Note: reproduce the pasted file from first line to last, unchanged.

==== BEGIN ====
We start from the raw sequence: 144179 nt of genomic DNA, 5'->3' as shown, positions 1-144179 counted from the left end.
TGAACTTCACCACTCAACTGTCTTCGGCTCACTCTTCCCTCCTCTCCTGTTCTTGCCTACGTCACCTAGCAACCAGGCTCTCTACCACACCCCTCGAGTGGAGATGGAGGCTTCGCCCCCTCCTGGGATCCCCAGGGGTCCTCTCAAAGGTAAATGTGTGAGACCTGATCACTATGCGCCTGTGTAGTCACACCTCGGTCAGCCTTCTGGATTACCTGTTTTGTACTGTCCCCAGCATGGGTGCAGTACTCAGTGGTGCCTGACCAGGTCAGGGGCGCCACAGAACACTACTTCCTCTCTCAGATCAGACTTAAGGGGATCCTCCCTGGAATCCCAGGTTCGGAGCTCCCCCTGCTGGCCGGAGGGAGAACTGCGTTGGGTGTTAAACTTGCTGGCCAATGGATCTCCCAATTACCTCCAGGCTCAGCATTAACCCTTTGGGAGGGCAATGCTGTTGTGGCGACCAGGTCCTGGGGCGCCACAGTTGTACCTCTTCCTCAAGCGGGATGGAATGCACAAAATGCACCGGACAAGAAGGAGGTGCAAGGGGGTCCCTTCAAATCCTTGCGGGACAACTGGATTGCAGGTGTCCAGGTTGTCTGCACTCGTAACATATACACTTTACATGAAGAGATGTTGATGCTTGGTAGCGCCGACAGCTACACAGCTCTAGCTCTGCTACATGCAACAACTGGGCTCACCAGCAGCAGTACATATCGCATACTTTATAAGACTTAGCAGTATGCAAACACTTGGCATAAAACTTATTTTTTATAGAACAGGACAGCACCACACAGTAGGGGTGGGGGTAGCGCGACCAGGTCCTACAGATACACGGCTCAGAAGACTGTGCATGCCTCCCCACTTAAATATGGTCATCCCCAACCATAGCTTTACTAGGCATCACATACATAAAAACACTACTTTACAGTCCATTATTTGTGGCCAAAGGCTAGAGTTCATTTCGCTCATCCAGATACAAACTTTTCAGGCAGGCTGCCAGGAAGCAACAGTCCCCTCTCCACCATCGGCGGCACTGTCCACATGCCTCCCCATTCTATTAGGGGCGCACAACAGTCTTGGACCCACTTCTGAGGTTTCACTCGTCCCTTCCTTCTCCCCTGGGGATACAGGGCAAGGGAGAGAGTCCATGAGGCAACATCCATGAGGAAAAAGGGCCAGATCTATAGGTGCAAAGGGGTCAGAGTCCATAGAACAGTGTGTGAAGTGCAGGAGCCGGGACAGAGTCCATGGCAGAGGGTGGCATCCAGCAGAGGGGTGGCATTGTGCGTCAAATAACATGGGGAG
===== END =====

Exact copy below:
We start from the raw sequence: 144179 nt of genomic DNA, 5'->3' as shown, positions 1-144179 counted from the left end.
TGAACTTCACCACTCAACTGTCTTCGGCTCACTCTTCCCTCCTCTCCTGTTCTTGCCTACGTCACCTAGCAACCAGGCTCTCTACCACACCCCTCGAGTGGAGATGGAGGCTTCGCCCCCTCCTGGGATCCCCAGGGGTCCTCTCAAAGGTAAATGTGTGAGACCTGATCACTATGCGCCTGTGTAGTCACACCTCGGTCAGCCTTCTGGATTACCTGTTTTGTACTGTCCCCAGCATGGGTGCAGTACTCAGTGGTGCCTGACCAGGTCAGGGGCGCCACAGAACACTACTTCCTCTCTCAGATCAGACTTAAGGGGATCCTCCCTGGAATCCCAGGTTCGGAGCTCCCCCTGCTGGCCGGAGGGAGAACTGCGTTGGGTGTTAAACTTGCTGGCCAATGGATCTCCCAATTACCTCCAGGCTCAGCATTAACCCTTTGGGAGGGCAATGCTGTTGTGGCGACCAGGTCCTGGGGCGCCACAGTTGTACCTCTTCCTCAAGCGGGATGGAATGCACAAAATGCACCGGACAAGAAGGAGGTGCAAGGGGGTCCCTTCAAATCCTTGCGGGACAACTGGATTGCAGGTGTCCAGGTTGTCTGCACTCGTAACATATACACTTTACATGAAGAGATGTTGATGCTTGGTAGCGCCGACAGCTACACAGCTCTAGCTCTGCTACATGCAACAACTGGGCTCACCAGCAGCAGTACATATCGCATACTTTATAAGACTTAGCAGTATGCAAACACTTGGCATAAAACTTATTTTTTATAGAACAGGACAGCACCACACAGTAGGGGTGGGGGTAGCGCGACCAGGTCCTACAGATACACGGCTCAGAAGACTGTGCATGCCTCCCCACTTAAATATGGTCATCCCCAACCATAGCTTTACTAGGCATCACATACATAAAAACACTACTTTACAGTCCATTATTTGTGGCCAAAGGCTAGAGTTCATTTCGCTCATCCAGATACAAACTTTTCAGGCAGGCTGCCAGGAAGCAACAGTCCCCTCTCCACCATCGGCGGCACTGTCCACATGCCTCCCCATTCTATTAGGGGCGCACAACAGTCTTGGACCCACTTCTGAGGTTTCACTCGTCCCTTCCTTCTCCCCTGGGGATACAGGGCAAGGGAGAGAGTCCATGAGGCAACATCCATGAGGAAAAAGGGCCAGATCTATAGGTGCAAAGGGGTCAGAGTCCATAGAACAGTGTGTGAAGTGCAGGAGCCGGGACAGAGTCCATGGCAGAGGGTGGCATCCAGCAGAGGGGTGGCATTGTGCGTCAAATAACATGGGGAG